PLATINUM2023

RAICES

aka RAICES   |   San Antonio, TX   |  www.raicestexas.org

Mission

To defend the rights of immigrants, refugees, and asylum seekers; empower individuals, families, and communities; and advocate for liberty and justice.

Ruling year info

1987

Chief Executive Officer

Ms. Dolores K. Schroeder MSW, JD

Main address

PO Box 786100

San Antonio, TX 78278 USA

Show more contact info

Formerly known as

Refugee Aid Project, Inc.

EIN

74-2436920

NTEE code info

Immigrants' Rights (R21)

IRS filing requirement

This organization is required to file an IRS Form 990 or 990-EZ.

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Communication

Blog

Programs and results

What we aim to solve

SOURCE: Self-reported by organization

In communities across the U.S., RAICES' service recipients face detention and deportation every day and frequently do not have access to legal counsel. Immigrants who have access to representation are up to ten times more likely to establish a right to stay with their families and communities in the U.S. than immigrants who lack representation. Rapidly changing immigration policies also require rapid responders in instances where the policies create humanitarian crises such as that of family separation.

Our programs

SOURCE: Self-reported by organization

What are the organization's current programs, how do they measure success, and who do the programs serve?

Direct Legal and Social Services

In Texas, less than 30% of those in immigration court proceedings have counsel, resulting in deportation orders for over 70%. In response, RAICES provides trauma-informed, culturally sensitive affirmative and removal defense legal services to low-income immigrants throughout Texas, including pro bono representation and social services case management for immigrant families, unaccompanied children, and survivors of domestic violence. RAICES opens over 10,000 substantive cases annually.

Population(s) Served
Cross-border families

RAICES' advocacy and impact litigation priorities center the needs of immigrant, refugee, and asylum-seeking community members and pursue systemic change with the understanding that U.S. policies and practices will not advance unless the American people demand it.

Population(s) Served

Developed in collaboration with national partner USCRI for individuals classified as Refugees, Asylees, Certified Victims of Severe Forms of Trafficking, Cuban and Haitian Entrants, Certain Amerasians, and Special Immigrant Visa Holders from Iraq and Afghanistan, RAICES' Refugee Client Services provide pathways for family and individual self-sufficiency and includes access to legal counsel and rapid support for housing, financial assistance, school enrollment, healthcare services inclusive of mental and behavioral health diagnostic and treatment referrals, and employment assistance.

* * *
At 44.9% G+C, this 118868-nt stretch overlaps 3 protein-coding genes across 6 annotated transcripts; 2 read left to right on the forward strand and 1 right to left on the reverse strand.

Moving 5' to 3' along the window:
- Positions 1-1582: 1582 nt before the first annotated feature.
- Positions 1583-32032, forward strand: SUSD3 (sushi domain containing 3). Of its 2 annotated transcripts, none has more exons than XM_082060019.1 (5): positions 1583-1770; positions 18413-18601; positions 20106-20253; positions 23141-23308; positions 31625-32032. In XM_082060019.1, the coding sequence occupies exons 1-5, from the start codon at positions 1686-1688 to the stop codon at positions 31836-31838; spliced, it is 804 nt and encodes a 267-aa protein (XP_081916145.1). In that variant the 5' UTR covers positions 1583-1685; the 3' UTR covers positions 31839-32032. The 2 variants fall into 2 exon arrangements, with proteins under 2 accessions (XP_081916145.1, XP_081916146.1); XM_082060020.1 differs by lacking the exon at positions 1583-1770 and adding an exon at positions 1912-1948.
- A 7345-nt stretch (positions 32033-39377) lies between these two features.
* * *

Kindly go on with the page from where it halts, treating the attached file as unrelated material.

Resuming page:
Population(s) Served
Immigrants and migrants
Children and youth
Families
Victims of crime and abuse
Immigrants and migrants
Children and youth
Families
Victims of crime and abuse
Refugees and displaced people

Where we work

Awards

Kahlil Gibran Award for Institutional Excellence 2019

Arab American Institute Foundation

Number of new volunteers

This metric is no longer tracked.
Totals By Year
Population(s) Served

Adults, Children and youth

Related Program

Rights Advocacy

Type of Metric

Output - describing our activities and reach

Direction of Success

Holding steady

Context Notes

RAICES has been growing a national volunteer program over the last three years in order to activate communities across the country in support of migrant justice.

Unaccompanied Child 'Know Your Rights' Presentation Recipients

This metric is no longer tracked.
Totals By Year
Population(s) Served

Immigrants and migrants, Children and youth

Related Program

Direct Legal and Social Services

Type of Metric

Output - describing our activities and reach

Direction of Success

Holding steady

Context Notes

RAICES provides rights presentations to unaccompanied children held in government custody in over a dozen shelters and select emergency facilities.

Our Sustainable Development Goals

SOURCE: Self-reported by organization

Learn more about Sustainable Development Goals.

Goals & Strategy

SOURCE: Self-reported by organization

Learn about the organization's key goals, strategies, capabilities, and progress.

Charting impact

Four powerful questions that require reflection about what really matters - results.